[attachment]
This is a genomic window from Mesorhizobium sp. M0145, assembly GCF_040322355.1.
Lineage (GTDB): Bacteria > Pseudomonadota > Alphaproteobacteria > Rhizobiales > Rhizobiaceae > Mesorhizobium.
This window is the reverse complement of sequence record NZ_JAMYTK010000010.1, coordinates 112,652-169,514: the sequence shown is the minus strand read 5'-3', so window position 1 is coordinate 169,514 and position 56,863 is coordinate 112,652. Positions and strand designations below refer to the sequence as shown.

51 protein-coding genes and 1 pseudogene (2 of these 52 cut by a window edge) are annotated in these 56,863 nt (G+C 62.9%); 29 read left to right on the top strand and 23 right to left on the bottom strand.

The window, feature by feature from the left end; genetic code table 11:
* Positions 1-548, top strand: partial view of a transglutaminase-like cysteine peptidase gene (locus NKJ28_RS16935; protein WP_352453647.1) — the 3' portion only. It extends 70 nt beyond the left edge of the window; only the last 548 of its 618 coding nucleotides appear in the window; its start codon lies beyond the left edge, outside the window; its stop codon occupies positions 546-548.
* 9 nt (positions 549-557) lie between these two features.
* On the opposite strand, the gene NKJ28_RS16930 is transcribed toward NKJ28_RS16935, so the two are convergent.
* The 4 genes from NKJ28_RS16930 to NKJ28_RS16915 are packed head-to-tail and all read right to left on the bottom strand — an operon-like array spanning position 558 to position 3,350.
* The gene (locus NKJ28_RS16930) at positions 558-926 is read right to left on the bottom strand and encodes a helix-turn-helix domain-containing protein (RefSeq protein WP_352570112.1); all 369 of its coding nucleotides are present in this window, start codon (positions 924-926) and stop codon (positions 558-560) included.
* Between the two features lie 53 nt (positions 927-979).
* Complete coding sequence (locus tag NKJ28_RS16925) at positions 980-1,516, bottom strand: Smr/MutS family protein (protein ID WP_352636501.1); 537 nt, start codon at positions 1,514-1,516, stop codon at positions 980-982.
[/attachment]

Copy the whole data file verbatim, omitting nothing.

This is a genomic window from Mesorhizobium sp. M0145, assembly GCF_040322355.1.
Lineage (GTDB): Bacteria > Pseudomonadota > Alphaproteobacteria > Rhizobiales > Rhizobiaceae > Mesorhizobium.
This window is the reverse complement of sequence record NZ_JAMYTK010000010.1, coordinates 112,652-169,514: the sequence shown is the minus strand read 5'-3', so window position 1 is coordinate 169,514 and position 56,863 is coordinate 112,652. Positions and strand designations below refer to the sequence as shown.

51 protein-coding genes and 1 pseudogene (2 of these 52 cut by a window edge) are annotated in these 56,863 nt (G+C 62.9%); 29 read left to right on the top strand and 23 right to left on the bottom strand.

The window, feature by feature from the left end; genetic code table 11:
* Positions 1-548, top strand: partial view of a transglutaminase-like cysteine peptidase gene (locus NKJ28_RS16935; protein WP_352453647.1) — the 3' portion only. It extends 70 nt beyond the left edge of the window; only the last 548 of its 618 coding nucleotides appear in the window; its start codon lies beyond the left edge, outside the window; its stop codon occupies positions 546-548.
* 9 nt (positions 549-557) lie between these two features.
* On the opposite strand, the gene NKJ28_RS16930 is transcribed toward NKJ28_RS16935, so the two are convergent.
* The 4 genes from NKJ28_RS16930 to NKJ28_RS16915 are packed head-to-tail and all read right to left on the bottom strand — an operon-like array spanning position 558 to position 3,350.
* The gene (locus NKJ28_RS16930) at positions 558-926 is read right to left on the bottom strand and encodes a helix-turn-helix domain-containing protein (RefSeq protein WP_352570112.1); all 369 of its coding nucleotides are present in this window, start codon (positions 924-926) and stop codon (positions 558-560) included.
* Between the two features lie 53 nt (positions 927-979).
* Complete coding sequence (locus tag NKJ28_RS16925) at positions 980-1,516, bottom strand: Smr/MutS family protein (protein ID WP_352636501.1); 537 nt, start codon at positions 1,514-1,516, stop codon at positions 980-982.